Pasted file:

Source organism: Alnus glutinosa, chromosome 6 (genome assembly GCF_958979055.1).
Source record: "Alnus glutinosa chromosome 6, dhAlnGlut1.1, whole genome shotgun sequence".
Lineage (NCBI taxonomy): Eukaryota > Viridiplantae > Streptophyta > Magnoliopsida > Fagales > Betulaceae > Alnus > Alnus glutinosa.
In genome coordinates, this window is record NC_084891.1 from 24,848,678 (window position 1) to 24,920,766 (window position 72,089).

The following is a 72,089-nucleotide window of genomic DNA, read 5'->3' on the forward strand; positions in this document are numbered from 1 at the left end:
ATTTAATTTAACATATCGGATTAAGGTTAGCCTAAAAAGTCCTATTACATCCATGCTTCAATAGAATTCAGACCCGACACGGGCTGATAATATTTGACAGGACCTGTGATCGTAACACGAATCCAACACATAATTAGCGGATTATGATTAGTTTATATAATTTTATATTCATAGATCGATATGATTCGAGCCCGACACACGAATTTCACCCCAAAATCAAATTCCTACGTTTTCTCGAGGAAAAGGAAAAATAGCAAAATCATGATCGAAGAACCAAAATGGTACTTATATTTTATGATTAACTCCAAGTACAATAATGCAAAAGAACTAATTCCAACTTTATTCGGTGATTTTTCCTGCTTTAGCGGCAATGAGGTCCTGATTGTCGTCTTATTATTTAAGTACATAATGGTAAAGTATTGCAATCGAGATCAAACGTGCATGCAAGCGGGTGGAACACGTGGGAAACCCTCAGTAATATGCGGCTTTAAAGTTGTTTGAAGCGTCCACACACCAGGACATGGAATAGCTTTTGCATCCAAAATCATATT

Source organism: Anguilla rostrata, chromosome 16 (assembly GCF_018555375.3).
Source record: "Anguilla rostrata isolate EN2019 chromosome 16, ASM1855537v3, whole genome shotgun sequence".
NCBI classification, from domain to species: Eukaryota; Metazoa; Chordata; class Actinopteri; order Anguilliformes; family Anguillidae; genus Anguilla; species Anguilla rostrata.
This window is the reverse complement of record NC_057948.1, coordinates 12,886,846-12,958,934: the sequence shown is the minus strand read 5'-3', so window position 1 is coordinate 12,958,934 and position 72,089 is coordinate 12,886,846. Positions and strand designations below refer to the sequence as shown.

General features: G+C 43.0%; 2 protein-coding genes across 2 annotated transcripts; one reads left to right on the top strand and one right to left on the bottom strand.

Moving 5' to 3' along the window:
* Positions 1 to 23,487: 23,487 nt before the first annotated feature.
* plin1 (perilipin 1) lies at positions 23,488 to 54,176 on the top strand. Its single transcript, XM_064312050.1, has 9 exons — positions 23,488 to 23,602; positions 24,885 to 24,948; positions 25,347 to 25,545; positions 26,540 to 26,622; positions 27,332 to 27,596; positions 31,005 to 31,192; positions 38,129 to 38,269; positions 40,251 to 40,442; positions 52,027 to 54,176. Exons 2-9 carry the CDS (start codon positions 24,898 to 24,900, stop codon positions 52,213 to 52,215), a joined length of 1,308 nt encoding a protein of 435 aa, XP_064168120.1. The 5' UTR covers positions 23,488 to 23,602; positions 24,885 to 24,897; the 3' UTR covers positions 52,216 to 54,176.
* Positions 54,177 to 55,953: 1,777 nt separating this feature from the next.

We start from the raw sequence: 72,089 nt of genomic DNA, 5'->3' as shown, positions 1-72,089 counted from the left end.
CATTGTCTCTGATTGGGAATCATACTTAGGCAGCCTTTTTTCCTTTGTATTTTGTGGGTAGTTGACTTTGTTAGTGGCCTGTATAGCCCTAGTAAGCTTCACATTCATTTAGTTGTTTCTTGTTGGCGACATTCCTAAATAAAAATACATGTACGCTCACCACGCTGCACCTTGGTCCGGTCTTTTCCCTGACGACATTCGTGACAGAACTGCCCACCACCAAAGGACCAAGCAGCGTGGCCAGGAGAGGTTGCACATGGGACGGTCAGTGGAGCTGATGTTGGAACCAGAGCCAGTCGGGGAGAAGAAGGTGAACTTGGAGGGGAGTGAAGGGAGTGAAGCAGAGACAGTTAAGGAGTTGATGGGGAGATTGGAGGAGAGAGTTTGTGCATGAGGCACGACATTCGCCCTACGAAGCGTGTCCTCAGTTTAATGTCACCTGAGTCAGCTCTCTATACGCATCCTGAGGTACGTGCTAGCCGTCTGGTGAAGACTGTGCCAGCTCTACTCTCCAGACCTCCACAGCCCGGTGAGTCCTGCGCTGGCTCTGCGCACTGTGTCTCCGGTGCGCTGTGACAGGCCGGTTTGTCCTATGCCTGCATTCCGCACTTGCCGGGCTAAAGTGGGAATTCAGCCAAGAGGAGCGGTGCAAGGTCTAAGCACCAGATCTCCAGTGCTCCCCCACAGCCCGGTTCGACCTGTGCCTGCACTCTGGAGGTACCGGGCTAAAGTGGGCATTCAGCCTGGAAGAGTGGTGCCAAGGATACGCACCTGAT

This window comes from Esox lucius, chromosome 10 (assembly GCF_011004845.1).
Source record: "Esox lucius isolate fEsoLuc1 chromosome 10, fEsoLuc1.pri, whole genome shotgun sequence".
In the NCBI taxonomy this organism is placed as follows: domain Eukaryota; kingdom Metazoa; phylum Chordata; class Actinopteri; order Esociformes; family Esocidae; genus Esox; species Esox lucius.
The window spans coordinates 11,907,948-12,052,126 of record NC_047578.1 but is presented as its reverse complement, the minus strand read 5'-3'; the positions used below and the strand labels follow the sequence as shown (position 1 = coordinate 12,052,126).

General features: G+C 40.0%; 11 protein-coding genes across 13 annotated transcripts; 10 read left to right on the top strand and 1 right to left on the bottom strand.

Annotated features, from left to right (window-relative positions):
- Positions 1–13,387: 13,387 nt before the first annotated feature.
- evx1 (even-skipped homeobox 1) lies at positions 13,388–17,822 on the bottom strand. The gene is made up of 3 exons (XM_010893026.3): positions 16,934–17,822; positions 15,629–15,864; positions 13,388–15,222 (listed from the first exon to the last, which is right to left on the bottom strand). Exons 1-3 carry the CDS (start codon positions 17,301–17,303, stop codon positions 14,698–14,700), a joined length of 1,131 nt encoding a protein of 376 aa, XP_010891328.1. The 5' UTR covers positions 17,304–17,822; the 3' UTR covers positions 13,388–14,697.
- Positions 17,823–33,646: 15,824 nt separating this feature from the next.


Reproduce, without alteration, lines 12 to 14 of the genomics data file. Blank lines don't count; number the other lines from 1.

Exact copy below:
Moving 5' to 3' along the window:
* Positions 1 to 23,487: 23,487 nt before the first annotated feature.
* plin1 (perilipin 1) lies at positions 23,488 to 54,176 on the top strand. Its single transcript, XM_064312050.1, has 9 exons — positions 23,488 to 23,602; positions 24,885 to 24,948; positions 25,347 to 25,545; positions 26,540 to 26,622; positions 27,332 to 27,596; positions 31,005 to 31,192; positions 38,129 to 38,269; positions 40,251 to 40,442; positions 52,027 to 54,176. Exons 2-9 carry the CDS (start codon positions 24,898 to 24,900, stop codon positions 52,213 to 52,215), a joined length of 1,308 nt encoding a protein of 435 aa, XP_064168120.1. The 5' UTR covers positions 23,488 to 23,602; positions 24,885 to 24,897; the 3' UTR covers positions 52,216 to 54,176.